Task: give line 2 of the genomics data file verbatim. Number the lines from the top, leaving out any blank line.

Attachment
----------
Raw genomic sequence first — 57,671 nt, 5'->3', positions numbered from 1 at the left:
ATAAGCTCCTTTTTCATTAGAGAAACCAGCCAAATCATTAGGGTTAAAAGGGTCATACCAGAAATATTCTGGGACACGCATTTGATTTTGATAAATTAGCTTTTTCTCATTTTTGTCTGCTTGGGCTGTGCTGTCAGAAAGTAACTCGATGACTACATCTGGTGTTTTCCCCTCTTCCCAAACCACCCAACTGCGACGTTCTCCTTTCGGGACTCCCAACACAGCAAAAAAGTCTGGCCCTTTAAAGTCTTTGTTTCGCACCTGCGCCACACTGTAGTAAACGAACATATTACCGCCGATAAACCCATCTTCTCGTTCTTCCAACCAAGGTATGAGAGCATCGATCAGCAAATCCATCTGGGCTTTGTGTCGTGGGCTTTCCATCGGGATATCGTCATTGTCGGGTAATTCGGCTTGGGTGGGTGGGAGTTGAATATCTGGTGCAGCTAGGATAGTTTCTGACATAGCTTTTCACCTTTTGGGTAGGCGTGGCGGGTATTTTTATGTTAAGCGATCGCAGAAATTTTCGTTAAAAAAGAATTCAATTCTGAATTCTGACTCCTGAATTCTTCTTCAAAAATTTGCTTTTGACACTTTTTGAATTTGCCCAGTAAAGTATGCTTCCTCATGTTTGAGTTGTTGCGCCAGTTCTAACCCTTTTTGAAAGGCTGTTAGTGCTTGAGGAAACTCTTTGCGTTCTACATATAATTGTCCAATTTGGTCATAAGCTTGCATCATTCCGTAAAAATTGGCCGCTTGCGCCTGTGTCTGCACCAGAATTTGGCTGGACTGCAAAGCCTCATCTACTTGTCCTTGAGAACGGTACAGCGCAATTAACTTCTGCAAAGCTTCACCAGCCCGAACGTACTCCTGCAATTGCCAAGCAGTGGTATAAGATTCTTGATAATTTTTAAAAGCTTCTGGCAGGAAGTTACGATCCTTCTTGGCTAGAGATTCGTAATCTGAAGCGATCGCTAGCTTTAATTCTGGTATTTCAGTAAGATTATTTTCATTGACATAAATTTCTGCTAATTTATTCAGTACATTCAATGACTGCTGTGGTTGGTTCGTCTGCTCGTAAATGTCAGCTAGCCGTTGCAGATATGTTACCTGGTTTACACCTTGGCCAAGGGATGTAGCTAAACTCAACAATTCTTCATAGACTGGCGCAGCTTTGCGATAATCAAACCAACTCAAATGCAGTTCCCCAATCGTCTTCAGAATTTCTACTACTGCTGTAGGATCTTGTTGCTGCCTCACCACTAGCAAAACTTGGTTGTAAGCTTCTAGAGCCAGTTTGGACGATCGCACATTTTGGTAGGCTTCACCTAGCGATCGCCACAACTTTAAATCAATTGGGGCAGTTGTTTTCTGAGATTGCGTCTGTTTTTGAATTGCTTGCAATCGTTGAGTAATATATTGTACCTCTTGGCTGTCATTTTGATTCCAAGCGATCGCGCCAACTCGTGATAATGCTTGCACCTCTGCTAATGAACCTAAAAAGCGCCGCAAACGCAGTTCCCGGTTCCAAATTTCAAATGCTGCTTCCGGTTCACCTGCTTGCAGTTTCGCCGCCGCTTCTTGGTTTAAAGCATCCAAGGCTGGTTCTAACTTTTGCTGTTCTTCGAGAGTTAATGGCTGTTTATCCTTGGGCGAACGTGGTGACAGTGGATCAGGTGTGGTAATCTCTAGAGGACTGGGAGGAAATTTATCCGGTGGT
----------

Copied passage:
ATAAGCTCCTTTTTCATTAGAGAAACCAGCCAAATCATTAGGGTTAAAAGGGTCATACCAGAAATATTCTGGGACACGCATTTGATTTTGATAAATTAGCTTTTTCTCATTTTTGTCTGCTTGGGCTGTGCTGTCAGAAAGTAACTCGATGACTACATCTGGTGTTTTCCCCTCTTCCCAAACCACCCAACTGCGACGTTCTCCTTTCGGGACTCCCAACACAGCAAAAAAGTCTGGCCCTTTAAAGTCTTTGTTTCGCACCTGCGCCACACTGTAGTAAACGAACATATTACCGCCGATAAACCCATCTTCTCGTTCTTCCAACCAAGGTATGAGAGCATCGATCAGCAAATCCATCTGGGCTTTGTGTCGTGGGCTTTCCATCGGGATATCGTCATTGTCGGGTAATTCGGCTTGGGTGGGTGGGAGTTGAATATCTGGTGCAGCTAGGATAGTTTCTGACATAGCTTTTCACCTTTTGGGTAGGCGTGGCGGGTATTTTTATGTTAAGCGATCGCAGAAATTTTCGTTAAAAAAGAATTCAATTCTGAATTCTGACTCCTGAATTCTTCTTCAAAAATTTGCTTTTGACACTTTTTGAATTTGCCCAGTAAAGTATGCTTCCTCATGTTTGAGTTGTTGCGCCAGTTCTAACCCTTTTTGAAAGGCTGTTAGTGCTTGAGGAAACTCTTTGCGTTCTACATATAATTGTCCAATTTGGTCATAAGCTTGCATCATTCCGTAAAAATTGGCCGCTTGCGCCTGTGTCTGCACCAGAATTTGGCTGGACTGCAAAGCCTCATCTACTTGTCCTTGAGAACGGTACAGCGCAATTAACTTCTGCAAAGCTTCACCAGCCCGAACGTACTCCTGCAATTGCCAAGCAGTGGTATAAGATTCTTGATAATTTTTAAAAGCTTCTGGCAGGAAGTTACGATCCTTCTTGGCTAGAGATTCGTAATCTGAAGCGATCGCTAGCTTTAATTCTGGTATTTCAGTAAGATTATTTTCATTGACATAAATTTCTGCTAATTTATTCAGTACATTCAATGACTGCTGTGGTTGGTTCGTCTGCTCGTAAATGTCAGCTAGCCGTTGCAGATATGTTACCTGGTTTACACCTTGGCCAAGGGATGTAGCTAAACTCAACAATTCTTCATAGACTGGCGCAGCTTTGCGATAATCAAACCAACTCAAATGCAGTTCCCCAATCGTCTTCAGAATTTCTACTACTGCTGTAGGATCTTGTTGCTGCCTCACCACTAGCAAAACTTGGTTGTAAGCTTCTAGAGCCAGTTTGGACGATCGCACATTTTGGTAGGCTTCACCTAGCGATCGCCACAACTTTAAATCAATTGGGGCAGTTGTTTTCTGAGATTGCGTCTGTTTTTGAATTGCTTGCAATCGTTGAGTAATATATTGTACCTCTTGGCTGTCATTTTGATTCCAAGCGATCGCGCCAACTCGTGATAATGCTTGCACCTCTGCTAATGAACCTAAAAAGCGCCGCAAACGCAGTTCCCGGTTCCAAATTTCAAATGCTGCTTCCGGTTCACCTGCTTGCAGTTTCGCCGCCGCTTCTTGGTTTAAAGCATCCAAGGCTGGTTCTAACTTTTGCTGTTCTTCGAGAGTTAATGGCTGTTTATCCTTGGGCGAACGTGGTGACAGTGGATCAGGTGTGGTAATCTCTAGAGGACTGGGAGGAAATTTATCCGGTGGT